In Thomas De Quincey’s Confessions of an English Opium-Eater, dreams and opium are considered simultaneously because he records the largest effect of his opium-eating to have been on his dreams. He first became aware of the effects by a re-awakening of a faculty generally found in childhood:
I know not whether my reader is aware that many children, perhaps most, have a power of painting, as it were, upon the darkness, all sorts of phantoms; in some, that power is simply a mechanic affection of the eye; others have a voluntary, or a semi-voluntary power to dismiss or summon them…In the middle of 1817, I think it was, that this faculty became positively distressing to...
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...a fashion that had started long before; and there has only ever been written the one Kubla Khan.
De Quincey wrote that men are ‘disguised in sobriety’, so opium and dreams serve to expose the true mind of man and perhaps the unconscious mind. Whatever the effect of opium on Coleridge and De Quincey; on their philosophies, on their dreams and on their lives; one cannot truly know the depth or extent of it, but to take opium and go through the experience personally. It is certainly undeniable that it was an influence and an extremely important one that continues beyond the present: furthering the exposure of mans’ psychology through the portal of dreams.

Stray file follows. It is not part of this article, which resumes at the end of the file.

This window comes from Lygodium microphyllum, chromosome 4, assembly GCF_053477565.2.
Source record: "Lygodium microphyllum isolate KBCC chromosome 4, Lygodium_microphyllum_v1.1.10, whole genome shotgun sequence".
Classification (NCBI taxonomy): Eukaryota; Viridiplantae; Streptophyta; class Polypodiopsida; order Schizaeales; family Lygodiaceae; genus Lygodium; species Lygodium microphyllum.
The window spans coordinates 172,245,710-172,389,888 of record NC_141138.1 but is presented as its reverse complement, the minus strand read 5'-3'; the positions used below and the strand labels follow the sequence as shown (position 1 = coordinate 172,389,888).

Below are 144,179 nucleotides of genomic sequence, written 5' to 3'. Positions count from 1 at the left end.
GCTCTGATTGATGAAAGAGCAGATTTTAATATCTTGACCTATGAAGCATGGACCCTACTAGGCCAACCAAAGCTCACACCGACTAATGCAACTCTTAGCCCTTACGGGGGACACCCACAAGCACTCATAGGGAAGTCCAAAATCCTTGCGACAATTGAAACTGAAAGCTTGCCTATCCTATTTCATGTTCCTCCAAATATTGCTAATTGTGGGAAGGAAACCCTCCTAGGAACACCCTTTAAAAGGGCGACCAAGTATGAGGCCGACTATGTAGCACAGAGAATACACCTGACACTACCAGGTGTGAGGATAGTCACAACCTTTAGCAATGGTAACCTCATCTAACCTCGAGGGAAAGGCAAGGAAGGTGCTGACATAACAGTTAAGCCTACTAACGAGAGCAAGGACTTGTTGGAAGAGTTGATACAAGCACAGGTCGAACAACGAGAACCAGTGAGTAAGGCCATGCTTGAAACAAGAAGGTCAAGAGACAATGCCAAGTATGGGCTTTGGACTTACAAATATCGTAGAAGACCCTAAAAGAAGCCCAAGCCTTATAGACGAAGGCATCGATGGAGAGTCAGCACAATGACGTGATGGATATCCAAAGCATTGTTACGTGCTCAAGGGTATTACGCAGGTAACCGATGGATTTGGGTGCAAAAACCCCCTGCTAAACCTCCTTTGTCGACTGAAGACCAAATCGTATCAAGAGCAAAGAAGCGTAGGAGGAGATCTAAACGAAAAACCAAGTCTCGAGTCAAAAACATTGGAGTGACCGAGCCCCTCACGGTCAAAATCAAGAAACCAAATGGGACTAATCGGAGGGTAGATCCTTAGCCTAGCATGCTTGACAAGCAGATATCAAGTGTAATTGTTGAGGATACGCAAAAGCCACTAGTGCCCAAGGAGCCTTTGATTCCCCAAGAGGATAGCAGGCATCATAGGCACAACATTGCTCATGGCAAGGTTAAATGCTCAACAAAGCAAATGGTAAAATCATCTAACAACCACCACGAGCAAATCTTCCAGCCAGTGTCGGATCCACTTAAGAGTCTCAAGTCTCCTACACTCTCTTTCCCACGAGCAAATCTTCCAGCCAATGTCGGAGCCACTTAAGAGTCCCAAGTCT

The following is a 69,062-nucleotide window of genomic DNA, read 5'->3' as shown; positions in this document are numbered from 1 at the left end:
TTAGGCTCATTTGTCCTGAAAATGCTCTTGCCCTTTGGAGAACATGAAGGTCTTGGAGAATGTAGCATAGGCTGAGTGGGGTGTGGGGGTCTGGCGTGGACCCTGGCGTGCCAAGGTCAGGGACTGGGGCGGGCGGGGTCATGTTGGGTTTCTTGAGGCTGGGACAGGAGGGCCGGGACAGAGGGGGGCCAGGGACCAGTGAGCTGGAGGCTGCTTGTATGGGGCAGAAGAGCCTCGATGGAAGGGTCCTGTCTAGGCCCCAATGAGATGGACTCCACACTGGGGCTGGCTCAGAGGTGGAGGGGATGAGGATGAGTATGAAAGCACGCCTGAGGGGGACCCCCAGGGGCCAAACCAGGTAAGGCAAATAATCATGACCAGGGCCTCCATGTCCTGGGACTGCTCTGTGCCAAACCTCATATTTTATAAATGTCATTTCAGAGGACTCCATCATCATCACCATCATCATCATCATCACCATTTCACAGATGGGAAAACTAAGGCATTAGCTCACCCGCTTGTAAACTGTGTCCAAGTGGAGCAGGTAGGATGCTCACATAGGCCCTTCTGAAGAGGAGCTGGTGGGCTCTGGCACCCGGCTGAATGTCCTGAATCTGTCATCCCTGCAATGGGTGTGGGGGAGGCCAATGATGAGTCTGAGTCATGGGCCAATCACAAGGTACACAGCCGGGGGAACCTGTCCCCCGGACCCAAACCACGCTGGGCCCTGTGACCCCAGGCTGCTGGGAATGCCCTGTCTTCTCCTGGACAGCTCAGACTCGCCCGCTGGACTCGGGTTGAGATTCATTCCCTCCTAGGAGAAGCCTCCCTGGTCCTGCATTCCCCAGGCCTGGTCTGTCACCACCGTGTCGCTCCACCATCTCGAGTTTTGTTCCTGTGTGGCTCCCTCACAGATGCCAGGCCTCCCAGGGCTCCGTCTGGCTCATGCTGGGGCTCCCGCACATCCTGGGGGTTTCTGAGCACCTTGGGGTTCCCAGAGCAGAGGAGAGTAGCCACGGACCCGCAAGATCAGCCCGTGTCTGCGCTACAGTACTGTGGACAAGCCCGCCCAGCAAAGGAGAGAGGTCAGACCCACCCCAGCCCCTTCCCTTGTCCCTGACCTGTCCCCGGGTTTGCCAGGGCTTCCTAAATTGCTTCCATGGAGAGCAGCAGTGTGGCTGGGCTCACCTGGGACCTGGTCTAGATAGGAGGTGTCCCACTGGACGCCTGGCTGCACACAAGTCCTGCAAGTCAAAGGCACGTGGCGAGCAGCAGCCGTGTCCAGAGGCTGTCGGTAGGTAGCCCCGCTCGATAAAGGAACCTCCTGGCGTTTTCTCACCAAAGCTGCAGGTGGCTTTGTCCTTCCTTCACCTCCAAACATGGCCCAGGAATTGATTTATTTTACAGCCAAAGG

Coleridge, S. T., Poems, Everyman’s Library, London, 1999.
Coleridge, S. T., Biographia Literaria, William Pickering, London, 1847.
De Quincey, T., Confessions of an English Opium-Eater and Other Writings, Oxford World’s Classics, Oxford, 1996.
Ford, J., Coleridge on Dreaming, Cambridge University Press, Cambridge, 1998.
Hayter, A., Opium and the Romantic Imagination, Faber and Faber, London, 1968.
Marcus, T., Opium in Literature and London, Issue 3. Zembla Magazine, London, 2004.
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